In his book "Eat Right 4 Your Type," Dr. Peter J. D'Adamo claims you can boost your health and reduce your susceptibility to disease by adhering to a diet based on your blood type. He recommends individualized eating patterns based on the ABO blood types. His dietary recommendations for type O are the same, regardless of whether you're O negative or O positive. Keep in mind that clinical data to support the theory of diets based on blood type is lacking.
Blood Type Premise
Your blood type provides an evolutionary marker that determines the foods you thrive best on and the foods you'd do best to avoid, according to D'Adamo. He theorizes that your body is inherently meant to thrive on a diet closely resembling that of your ancestors of the same blood type. Researchers performed a systematic review to determine whether evidence exists to support this theory. After reviewing published data, researchers concluded that no evidence currently exists to support the theory of blood type diets, according to results published in "The American Journal of Clinical Nutrition" in July 2013. The researchers called for further study.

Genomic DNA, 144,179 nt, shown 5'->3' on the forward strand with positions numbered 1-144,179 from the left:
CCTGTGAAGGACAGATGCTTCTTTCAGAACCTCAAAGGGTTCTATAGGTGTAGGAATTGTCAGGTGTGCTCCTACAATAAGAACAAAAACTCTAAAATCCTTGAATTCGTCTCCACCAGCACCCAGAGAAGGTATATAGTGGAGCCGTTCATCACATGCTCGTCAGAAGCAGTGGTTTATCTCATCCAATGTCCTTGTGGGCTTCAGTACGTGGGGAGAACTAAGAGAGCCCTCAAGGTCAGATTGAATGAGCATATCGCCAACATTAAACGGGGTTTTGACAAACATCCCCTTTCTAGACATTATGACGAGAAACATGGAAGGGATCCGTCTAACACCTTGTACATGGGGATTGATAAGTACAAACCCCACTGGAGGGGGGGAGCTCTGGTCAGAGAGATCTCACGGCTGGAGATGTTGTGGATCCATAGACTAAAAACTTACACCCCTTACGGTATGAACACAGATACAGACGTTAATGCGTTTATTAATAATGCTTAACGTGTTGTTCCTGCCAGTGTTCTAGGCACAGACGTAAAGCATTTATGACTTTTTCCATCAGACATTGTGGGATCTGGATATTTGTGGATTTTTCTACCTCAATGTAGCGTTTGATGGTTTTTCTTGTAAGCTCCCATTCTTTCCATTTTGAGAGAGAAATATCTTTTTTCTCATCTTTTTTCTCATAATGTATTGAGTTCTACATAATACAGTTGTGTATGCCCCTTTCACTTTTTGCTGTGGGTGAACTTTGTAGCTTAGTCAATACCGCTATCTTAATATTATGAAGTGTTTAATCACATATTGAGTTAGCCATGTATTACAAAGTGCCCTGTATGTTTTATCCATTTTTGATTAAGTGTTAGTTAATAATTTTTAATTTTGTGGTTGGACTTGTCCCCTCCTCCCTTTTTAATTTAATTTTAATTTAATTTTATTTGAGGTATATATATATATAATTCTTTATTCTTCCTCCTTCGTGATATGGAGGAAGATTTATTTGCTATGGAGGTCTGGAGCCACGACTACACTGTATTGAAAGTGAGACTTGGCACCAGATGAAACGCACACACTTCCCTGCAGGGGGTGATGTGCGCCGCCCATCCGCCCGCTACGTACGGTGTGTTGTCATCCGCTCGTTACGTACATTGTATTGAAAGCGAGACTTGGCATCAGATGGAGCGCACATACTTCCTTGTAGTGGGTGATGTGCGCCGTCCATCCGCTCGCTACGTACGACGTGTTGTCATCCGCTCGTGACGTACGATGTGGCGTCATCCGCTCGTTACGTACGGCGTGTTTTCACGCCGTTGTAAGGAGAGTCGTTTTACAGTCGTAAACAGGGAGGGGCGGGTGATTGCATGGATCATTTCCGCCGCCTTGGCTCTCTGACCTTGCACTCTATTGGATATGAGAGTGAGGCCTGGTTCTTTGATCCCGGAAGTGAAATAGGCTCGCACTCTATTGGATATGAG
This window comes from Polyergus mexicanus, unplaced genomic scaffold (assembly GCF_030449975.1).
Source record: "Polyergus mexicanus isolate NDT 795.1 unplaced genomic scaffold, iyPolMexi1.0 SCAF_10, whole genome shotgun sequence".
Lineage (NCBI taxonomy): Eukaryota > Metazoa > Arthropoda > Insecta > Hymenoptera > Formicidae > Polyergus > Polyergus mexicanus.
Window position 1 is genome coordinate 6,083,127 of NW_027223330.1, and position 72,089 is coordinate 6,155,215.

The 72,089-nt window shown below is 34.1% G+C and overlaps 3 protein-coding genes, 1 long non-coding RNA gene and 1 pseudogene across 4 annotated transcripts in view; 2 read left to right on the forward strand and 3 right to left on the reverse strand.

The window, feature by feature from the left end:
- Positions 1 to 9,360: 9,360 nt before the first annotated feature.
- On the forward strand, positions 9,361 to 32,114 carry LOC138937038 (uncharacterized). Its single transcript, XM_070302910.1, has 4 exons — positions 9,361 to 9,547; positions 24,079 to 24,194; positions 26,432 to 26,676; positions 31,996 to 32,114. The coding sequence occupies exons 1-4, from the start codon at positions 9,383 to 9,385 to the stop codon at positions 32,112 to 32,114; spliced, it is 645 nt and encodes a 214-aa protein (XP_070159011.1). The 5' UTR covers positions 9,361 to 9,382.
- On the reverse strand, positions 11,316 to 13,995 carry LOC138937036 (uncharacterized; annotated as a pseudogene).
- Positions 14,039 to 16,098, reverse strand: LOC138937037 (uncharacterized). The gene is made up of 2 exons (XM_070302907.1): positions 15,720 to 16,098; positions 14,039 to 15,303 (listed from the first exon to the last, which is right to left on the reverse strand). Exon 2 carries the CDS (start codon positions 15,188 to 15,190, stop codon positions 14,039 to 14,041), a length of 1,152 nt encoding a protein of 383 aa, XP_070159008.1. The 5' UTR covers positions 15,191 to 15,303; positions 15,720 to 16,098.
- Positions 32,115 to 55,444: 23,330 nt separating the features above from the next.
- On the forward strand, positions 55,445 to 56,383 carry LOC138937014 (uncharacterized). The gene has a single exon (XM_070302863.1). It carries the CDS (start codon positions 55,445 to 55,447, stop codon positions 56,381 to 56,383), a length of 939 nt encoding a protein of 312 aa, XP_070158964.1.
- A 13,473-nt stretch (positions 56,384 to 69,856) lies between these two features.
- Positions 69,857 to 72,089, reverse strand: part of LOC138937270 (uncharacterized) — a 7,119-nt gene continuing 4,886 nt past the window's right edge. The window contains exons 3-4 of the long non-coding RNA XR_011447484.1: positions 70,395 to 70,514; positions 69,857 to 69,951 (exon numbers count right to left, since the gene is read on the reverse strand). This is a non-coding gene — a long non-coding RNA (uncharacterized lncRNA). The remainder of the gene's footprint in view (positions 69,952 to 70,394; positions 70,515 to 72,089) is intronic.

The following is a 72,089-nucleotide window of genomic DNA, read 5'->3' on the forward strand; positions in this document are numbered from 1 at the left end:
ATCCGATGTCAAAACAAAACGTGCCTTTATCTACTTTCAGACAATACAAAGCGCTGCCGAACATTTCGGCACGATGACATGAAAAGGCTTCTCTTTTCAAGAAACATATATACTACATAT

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Type O: The Hunter
Because type O is the oldest blood type, D'Adamo claims you thrive best on a hunter-gatherer diet which is high in protein and low in carbohydrate. This type of diet is commonly referred to as the Paleo diet since it mimics the purported eating patterns of the earliest humans, alive during the paleolithic era, or the "stone age." Hunters and gatherers lived a nomadic life, traveling from place to place, hunting wild animals and gathering edible plants.
Best Foods for Type O
As someone with type O blood, you're an inherent meat eater, according to D'Adamo. You thrive best on animal protein from meat, poultry and fish. He recommends that type Os of African descent emphasize lean red meat and game meat over fattier meats. D'Adamo recommends healthy oils such as olive oil for all individuals with type O blood. Other beneficial foods for type O include nuts and seeds and fresh fruits and vegetables. He states that those with type O should avoid dairy, cereal grains and legumes.
What the Experts Say
The NYU Langone Medical Center points out the restrictive nature of the type O recommendations. In particular, the type O diet eliminates entire food groups that are otherwise healthy, such as dairy, legumes and grains. If you eliminate entire food groups, you might miss out on certain vitamins, minerals and other vital nutrients, warns the Langone Medical Center. Because of this and the lack of scientific evidence, the Langone Medical Center recommends against following this type of diet.